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SEALs and UDTs Detachments
UDT and SEAL Teams operated in detatachments, commonly called Det. where were place from their headquarters in Coronado or Little Creek. Dets were signed alphabetical by the phonetically of U.S. Navy alphabet. A was Alfa, B was Bravo etc. These Dets did not have standard number of platoon nembers but were regulated by the mission need. Det Gof was the biggest detachment of SEAL Teams in Vietnam War. It expanded from initial 3 officers and 15 enlisted (3/15) to six platoons with 13 officers. It was more than during creation of ST-1.
Number of SEAL personnel from January 1970
Unit Location Officer / Enlisted
SEAL Det Sierra Cam Rahn Bay 1 / 7
SEAL Det Alfa Binh Thuy 1 / 2
5th platoon Dong Tam 2 / 12
6th platoon Ca Mau 2 / 11
7th platoon Nha Be 2 / 13
SEAL Det Golf Nam Can 1 / 3
Delta platoon (A Squad) Rach Soi 1 / 6
Delta platoon (B Squad) Kien Son 1 / 6
Echo platoon Nam Can 2 / 8
Foxtrot platoon Nam Can 2 / 12
Golf platoon Nam Can 2 / 11
Hotel platoon Sa Dec 2 / 11
Juliet platoon Long Phu 3 / 12
SEAL Det Echo Danang 0 / 3
MST-1 Danang 3 / 16
MST-2 Binh Thuy 1 / 11
MST-2, Det Alfa Sa Dec 1 / 8
MST-2, Det Bravo Nam Can 1 / 7
MST-2, Det Charlie Nam Can 1 / 11
MST-2, Det Delta Dong Tam 2 / 21
MST-2, Det Echo Rach Soi 1 / 8
MST-2, Det Foxtrot Ca Mau 1 / 7
MST-2, Det Golf Long Phu 1 / 7
BJU-1 TM-13 Binh Thuy 3 / 16
UDT Det Delta Nha Be 1 / 5
UDT Det Golf Nam Chan 1 / 7
UDT Det Hotel Danang 1 / 8
Identification of detachmensts can by baffle. UDTs and SEALs could have detachments signed by the same letter in the same time during Vietnam War. Mobile Support Team (MST) which ride on the special boats used the same system. Only the Beach Jumper Unit (BJU) used another better system.
SEAL detachments
Det Alfa detachment ST-1, platoons for direct action in Vietnam.
Det Bravo combined detachment from ST-1 and ST-2 under command COMUSMACV for PRU program. Primary on IV Corps. Expanded on 4 October 1968 from 1/12 to 13/21.
Det Charlie  
Det Delta  
Det Echo combined detachment from ST-1 and ST-2 under command COMUSMACV for PRU program and for training of South Vietnamese unconventional combat units.
Det Foxtrot  
Det Golf detachment ST-1. One platoon for direct action in Vietnam. The biggest SEAL detachment in Vietnam War.
Det Hotel  
Det India  
Det Sierra  
UDT detachments
Det Alfa detachment UDT-12
Det Bravo detachment UDT-12. Pursued hydrographical recon along seashore of South Vietnam. This operation include secret missions from submarine USS Perch.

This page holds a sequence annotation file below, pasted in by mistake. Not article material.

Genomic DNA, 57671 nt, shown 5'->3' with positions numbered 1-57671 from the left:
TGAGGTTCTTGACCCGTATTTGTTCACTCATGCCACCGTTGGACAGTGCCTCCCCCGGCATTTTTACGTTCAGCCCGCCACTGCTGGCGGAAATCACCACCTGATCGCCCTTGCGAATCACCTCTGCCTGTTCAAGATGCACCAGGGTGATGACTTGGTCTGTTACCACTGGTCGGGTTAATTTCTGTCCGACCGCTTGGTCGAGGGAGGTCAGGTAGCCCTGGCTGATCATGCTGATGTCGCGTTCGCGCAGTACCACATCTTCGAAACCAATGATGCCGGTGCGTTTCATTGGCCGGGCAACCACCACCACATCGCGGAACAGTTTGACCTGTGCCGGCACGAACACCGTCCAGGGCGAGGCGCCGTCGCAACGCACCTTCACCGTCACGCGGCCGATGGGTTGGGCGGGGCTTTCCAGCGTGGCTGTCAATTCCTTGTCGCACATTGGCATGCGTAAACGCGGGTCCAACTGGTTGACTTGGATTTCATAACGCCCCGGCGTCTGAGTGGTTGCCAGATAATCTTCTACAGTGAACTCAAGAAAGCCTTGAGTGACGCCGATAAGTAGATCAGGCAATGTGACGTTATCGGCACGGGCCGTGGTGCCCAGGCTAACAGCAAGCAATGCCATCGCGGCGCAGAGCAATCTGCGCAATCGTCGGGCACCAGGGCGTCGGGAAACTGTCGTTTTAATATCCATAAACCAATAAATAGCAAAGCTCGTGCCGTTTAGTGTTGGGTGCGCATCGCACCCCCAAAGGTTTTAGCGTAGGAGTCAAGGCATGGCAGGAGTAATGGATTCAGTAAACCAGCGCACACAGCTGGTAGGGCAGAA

Det Charlie  
Det Delta detachment UDT placed in Camp Tian Sha near Danang.
Det Echo UDT detachment assigned to Amphibious Ready Group pursued standard recon missions.
Det Foxtrot UDT detachment assigned to Amphibious Ready Group pursued standard recon missions.
Det Golf UDT detachment assigned to river forces on peninsula Ca Mau.
Det Hotel UDT detachment assigned to river forces on peninsula Ca Mau.
Det India UDT detachment assigned to river forces on peninsula Ca Mau.
Det Sierra  
With the end of the Naval Advisory Group, Vietnam, came the end of involvement U.S. Navy in Vietnam. Navy SEAL and UDT detachments left Vietnam more early. During supreme involvement were in Vietnam nine platoons of SEALs for direct action with 2 officers and 12 enlisted for each platoon. Total were in country almost 200 members of SEALs.

ST-1 played big part on involvement in Vietman. It has on its top 350 men in year 1971. ST-2 started acrual, too but not in the benchmark as the ST-1.

With the end of the war came the end of big number of SEAL members. ST-2 reduced it own strenght by normal wear and tear. Many SEALs from ST-2 leave the U.S. Navy after Vietnam War.

There were a lot of young men in ST-1. These don't leave teams and normal wear and tear couldn't accomplish U.S. Navy request for post-war teams. ST-1 and his command fired a lot of men from their teams back to fleet. By this new informations a lot of good SEALs didn't lenghted their duty in Navy.

Personnel in SEAL Combat Action Platoons
SEAL Team One - early condition (1962) 5 officers / 50 enlisted
1966 1967 1968 1969 1970 1971 1972 1973
25 / 97 29 / 155 29 / 182 37 / 225 53 / 225 52 / 310 39 / 274 25 / 170

SEAL Team Two - early condition (1962) 10 officers / 50 enlisted

1966 1967 1968 1969 1970 1971 1972 1973
20 / 100 23 / 115 27 / 116 23 / 115 23 / 115 23 / 103 20 / 123 20 / 128

Detachment Alfa - Platoons involvement to Vietnam War

1966 1967 1968 1969 1970 1971 Ended 14 June 1971
0 3 3 3 3 3